The prevalence of drugs alongside the lack of jobs made joining the drug trade easy. Many young Black men felt they lacked better options and crack allowed them to support their families. MCs who grew up in the 1980s would brand themselves veterans of the drug trade because drugs dominated their economic possibilities, but by the end of that decade, hip hop had been reduced to gruesome first person accounts of selling, addiction, gangs, guns, the police and prison. They saw themselves in a nation that assumed they were criminals, so they doubled down. Now, rappers like Nas, Jay-Z, Lil Wayne and 50 Cent need to claim drug trade stripes to earn acceptance among hip hop elite .
In the beginning, hip hop’s primary audience was Black, male and urban. Since the 90s, young suburban white men have become hip hop’s dominant audience. When its audience was Black, hip hop embraced Black nationalism, Afrocentrism and social consciousness, it was rebellious and almost always antidrug, after its commodification, many MCs embraced criminality and sold the image of the “criminalBlackman”.
Some experts have suggested the prominence of drugs in hip hop music may also be related to the business connections between drugs and rap. First, is the apparent commodification of personal connections to drug crimes and addiction to promote a rapper and their labels. In the past, drug convictions could really damage a star’s career, however, it's commonplace for musicians to turn negative publicity into lucrative marketing strategies. Second, some groups like N.W.A have reportedly used drug money to provide the financial backing for record labels. Third, drug related themes have actually helped sell rap music.
Data suggests the number of illicit substances mentioned in song lyrics spiked between 1970 and the mid-2000s. However, the trend took a dip after that time approaching similar levels to the early 1990s in 2013. If you ask the casual music fan which genres are more likely to bring up recreational substance use, hip hop or contemporary electronic music are likely to be the most common answers. A study of substance use in popular movies and music sponsored by the US Office of National Drug Control Policy examined 1000 of the most popular songs from 1996 to 1997 across five genres of music popular with youth. The major finding from the study was the dramatic differences among music categories, with substance use references being particularly common in rap. Illicit drugs were mentioned in 63% of rap songs versus 10% of lyrics in the other categories. In song lyrics that mentioned illicit drugs, marijuana was by far the most frequent of the illicit drugs mentioned at 63%. In the beginning of 2017, another study revealed that out of eight categories, country actually leads the way with a 1.6 drug references per song on average, followed closely by jazz and pop music. Hip hop fell in last place with less than 1.3 mentions behind folk, challenging the assumptions that all rappers are lyrical drug peddlers.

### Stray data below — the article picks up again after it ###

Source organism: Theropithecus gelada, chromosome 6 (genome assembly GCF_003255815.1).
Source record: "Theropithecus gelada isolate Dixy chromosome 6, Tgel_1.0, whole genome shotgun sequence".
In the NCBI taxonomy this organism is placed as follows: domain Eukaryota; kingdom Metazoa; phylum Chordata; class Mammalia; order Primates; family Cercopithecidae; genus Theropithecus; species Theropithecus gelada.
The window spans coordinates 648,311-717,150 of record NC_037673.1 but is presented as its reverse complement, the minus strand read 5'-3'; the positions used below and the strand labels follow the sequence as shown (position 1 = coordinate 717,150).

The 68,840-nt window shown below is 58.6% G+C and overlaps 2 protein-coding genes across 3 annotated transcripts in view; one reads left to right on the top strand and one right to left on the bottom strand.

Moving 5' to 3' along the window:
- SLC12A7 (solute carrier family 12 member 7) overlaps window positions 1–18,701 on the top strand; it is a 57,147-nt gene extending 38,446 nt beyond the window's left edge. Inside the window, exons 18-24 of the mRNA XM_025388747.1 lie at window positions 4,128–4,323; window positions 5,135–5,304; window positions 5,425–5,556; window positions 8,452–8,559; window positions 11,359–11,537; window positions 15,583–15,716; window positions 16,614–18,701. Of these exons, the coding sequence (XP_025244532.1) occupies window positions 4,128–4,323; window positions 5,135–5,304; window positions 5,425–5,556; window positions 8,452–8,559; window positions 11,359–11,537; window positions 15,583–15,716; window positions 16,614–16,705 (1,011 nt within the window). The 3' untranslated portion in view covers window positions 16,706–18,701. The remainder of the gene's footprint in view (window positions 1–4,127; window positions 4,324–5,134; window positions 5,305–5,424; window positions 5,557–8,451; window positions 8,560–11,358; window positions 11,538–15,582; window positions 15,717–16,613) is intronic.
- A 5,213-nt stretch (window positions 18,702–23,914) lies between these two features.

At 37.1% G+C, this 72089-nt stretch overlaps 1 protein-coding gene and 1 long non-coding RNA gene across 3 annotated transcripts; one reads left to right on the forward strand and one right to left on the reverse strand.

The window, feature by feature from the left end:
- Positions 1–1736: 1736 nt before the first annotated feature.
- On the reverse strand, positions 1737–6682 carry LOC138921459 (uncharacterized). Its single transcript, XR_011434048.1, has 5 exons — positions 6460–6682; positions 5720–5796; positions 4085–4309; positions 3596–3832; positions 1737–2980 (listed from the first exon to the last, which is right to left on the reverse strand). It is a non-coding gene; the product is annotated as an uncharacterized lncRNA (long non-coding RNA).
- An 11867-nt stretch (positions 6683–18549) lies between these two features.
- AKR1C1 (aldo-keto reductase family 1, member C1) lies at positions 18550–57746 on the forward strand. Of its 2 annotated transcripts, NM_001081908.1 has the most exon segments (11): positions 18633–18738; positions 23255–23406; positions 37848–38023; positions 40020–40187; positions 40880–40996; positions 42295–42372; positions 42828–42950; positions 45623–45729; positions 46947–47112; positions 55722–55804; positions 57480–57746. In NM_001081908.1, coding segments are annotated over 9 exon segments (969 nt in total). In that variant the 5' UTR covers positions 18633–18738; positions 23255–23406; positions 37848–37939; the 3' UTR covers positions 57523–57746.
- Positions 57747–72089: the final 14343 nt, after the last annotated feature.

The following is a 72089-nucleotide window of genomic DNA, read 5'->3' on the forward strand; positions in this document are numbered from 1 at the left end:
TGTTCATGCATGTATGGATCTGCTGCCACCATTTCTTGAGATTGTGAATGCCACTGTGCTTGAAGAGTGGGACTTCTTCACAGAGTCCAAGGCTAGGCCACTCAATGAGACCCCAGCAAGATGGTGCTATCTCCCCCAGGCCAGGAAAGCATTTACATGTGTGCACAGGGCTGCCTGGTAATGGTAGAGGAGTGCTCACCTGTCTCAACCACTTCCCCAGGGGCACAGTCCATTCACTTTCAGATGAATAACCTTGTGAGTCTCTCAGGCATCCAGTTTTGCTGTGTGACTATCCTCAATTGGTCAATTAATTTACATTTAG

Rags to riches and street to boardroom success stories have become some of the most recognized identity myths at the core of the rap industry. Rap’s reference to drugs do not occur alone, instead, include connections to criminal activity of many kinds. There are many multi-platinum selling artists who have been incarcerated or are awaiting sentencing for charges including assault, gun possession, sexual assault, drug trafficking, robbery, and murder. These overlapping criminal connections have many rap critics compelled to address concerns on rap’s explicit even celebratory violence, homophobia, and misogyny. Within the context of criticism, both popular and academic, two approaches in dealing with rap’s explicitness have emerged: one approaches rap to use it for political ends by first rescuing the good parts from its commercialized and degraded aspects, the other approaches rap with the goal of accusing it of causing all that’s bad in the inner city. Both approaches perpetuate many of the same problematic connections that support drug laws. For many, rap remains a social practice with the sole purpose of social critique. For others, rap’s transgressions are mere reflections of either mainstream America’s long love affair with sensationalized violence, or the worst elements of inner city youth culture.
When hip hop began creeping into the cassette players and minds of white American suburban youth, particularly with aggressive, violent, and counter culture lyrics, the general public, its legislators, and law enforcement began to take notice. Hip hop became the target for unwanted attention and criticism. New and aggressive critiques labeled hip hop as dangerous, irresponsible, and certain to lead listeners to violence while potentially upsetting the fragile balance of law and order in BIPOC communities. Despite intense criticism and attempts to discredit and eradicate hip hop music, including aggressive attacks launched by the FBI, CIA, local law enforcement across the US, hip hop has not just survived, but it has influenced and dominated a generation.